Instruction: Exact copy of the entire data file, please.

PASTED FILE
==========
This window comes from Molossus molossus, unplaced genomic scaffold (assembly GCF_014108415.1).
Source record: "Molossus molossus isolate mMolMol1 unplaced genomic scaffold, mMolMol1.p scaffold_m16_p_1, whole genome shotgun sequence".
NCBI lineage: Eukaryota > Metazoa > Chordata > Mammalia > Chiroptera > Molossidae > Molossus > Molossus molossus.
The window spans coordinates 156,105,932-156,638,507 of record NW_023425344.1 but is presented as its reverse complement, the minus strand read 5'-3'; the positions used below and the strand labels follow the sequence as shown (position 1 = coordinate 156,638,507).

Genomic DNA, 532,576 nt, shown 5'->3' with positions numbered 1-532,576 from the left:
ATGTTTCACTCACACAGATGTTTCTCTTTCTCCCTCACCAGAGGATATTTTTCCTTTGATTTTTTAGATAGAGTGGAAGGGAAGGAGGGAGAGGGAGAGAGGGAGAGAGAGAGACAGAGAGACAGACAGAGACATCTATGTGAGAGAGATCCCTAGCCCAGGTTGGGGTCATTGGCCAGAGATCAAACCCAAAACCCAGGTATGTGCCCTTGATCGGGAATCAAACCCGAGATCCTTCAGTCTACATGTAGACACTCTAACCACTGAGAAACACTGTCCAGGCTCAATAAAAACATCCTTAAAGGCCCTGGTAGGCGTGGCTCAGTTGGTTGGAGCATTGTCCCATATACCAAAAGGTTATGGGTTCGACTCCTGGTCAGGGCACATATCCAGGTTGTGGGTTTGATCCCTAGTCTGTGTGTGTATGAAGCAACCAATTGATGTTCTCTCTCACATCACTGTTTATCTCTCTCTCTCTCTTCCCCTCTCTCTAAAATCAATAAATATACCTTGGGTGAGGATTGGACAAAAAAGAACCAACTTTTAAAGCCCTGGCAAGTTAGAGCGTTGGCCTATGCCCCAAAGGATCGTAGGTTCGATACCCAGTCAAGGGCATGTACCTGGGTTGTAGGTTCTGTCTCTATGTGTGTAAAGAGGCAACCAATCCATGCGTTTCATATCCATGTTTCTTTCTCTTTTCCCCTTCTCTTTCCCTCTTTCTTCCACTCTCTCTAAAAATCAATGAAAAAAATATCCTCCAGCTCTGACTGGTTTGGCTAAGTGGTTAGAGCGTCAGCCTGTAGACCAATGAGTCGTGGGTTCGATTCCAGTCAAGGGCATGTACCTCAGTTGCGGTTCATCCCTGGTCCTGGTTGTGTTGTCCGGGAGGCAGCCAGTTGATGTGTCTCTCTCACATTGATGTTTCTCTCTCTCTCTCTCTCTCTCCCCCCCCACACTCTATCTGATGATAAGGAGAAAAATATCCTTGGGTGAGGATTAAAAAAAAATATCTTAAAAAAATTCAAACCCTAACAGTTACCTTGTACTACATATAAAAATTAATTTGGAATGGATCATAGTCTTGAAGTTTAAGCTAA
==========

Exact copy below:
This window comes from Molossus molossus, unplaced genomic scaffold (assembly GCF_014108415.1).
Source record: "Molossus molossus isolate mMolMol1 unplaced genomic scaffold, mMolMol1.p scaffold_m16_p_1, whole genome shotgun sequence".
NCBI lineage: Eukaryota > Metazoa > Chordata > Mammalia > Chiroptera > Molossidae > Molossus > Molossus molossus.
The window spans coordinates 156,105,932-156,638,507 of record NW_023425344.1 but is presented as its reverse complement, the minus strand read 5'-3'; the positions used below and the strand labels follow the sequence as shown (position 1 = coordinate 156,638,507).

Genomic DNA, 532,576 nt, shown 5'->3' with positions numbered 1-532,576 from the left:
ATGTTTCACTCACACAGATGTTTCTCTTTCTCCCTCACCAGAGGATATTTTTCCTTTGATTTTTTAGATAGAGTGGAAGGGAAGGAGGGAGAGGGAGAGAGGGAGAGAGAGAGACAGAGAGACAGACAGAGACATCTATGTGAGAGAGATCCCTAGCCCAGGTTGGGGTCATTGGCCAGAGATCAAACCCAAAACCCAGGTATGTGCCCTTGATCGGGAATCAAACCCGAGATCCTTCAGTCTACATGTAGACACTCTAACCACTGAGAAACACTGTCCAGGCTCAATAAAAACATCCTTAAAGGCCCTGGTAGGCGTGGCTCAGTTGGTTGGAGCATTGTCCCATATACCAAAAGGTTATGGGTTCGACTCCTGGTCAGGGCACATATCCAGGTTGTGGGTTTGATCCCTAGTCTGTGTGTGTATGAAGCAACCAATTGATGTTCTCTCTCACATCACTGTTTATCTCTCTCTCTCTCTTCCCCTCTCTCTAAAATCAATAAATATACCTTGGGTGAGGATTGGACAAAAAAGAACCAACTTTTAAAGCCCTGGCAAGTTAGAGCGTTGGCCTATGCCCCAAAGGATCGTAGGTTCGATACCCAGTCAAGGGCATGTACCTGGGTTGTAGGTTCTGTCTCTATGTGTGTAAAGAGGCAACCAATCCATGCGTTTCATATCCATGTTTCTTTCTCTTTTCCCCTTCTCTTTCCCTCTTTCTTCCACTCTCTCTAAAAATCAATGAAAAAAATATCCTCCAGCTCTGACTGGTTTGGCTAAGTGGTTAGAGCGTCAGCCTGTAGACCAATGAGTCGTGGGTTCGATTCCAGTCAAGGGCATGTACCTCAGTTGCGGTTCATCCCTGGTCCTGGTTGTGTTGTCCGGGAGGCAGCCAGTTGATGTGTCTCTCTCACATTGATGTTTCTCTCTCTCTCTCTCTCTCTCCCCCCCCACACTCTATCTGATGATAAGGAGAAAAATATCCTTGGGTGAGGATTAAAAAAAAATATCTTAAAAAAATTCAAACCCTAACAGTTACCTTGTACTACATATAAAAATTAATTTGGAATGGATCATAGTCTTGAAGTTTAAGCTAA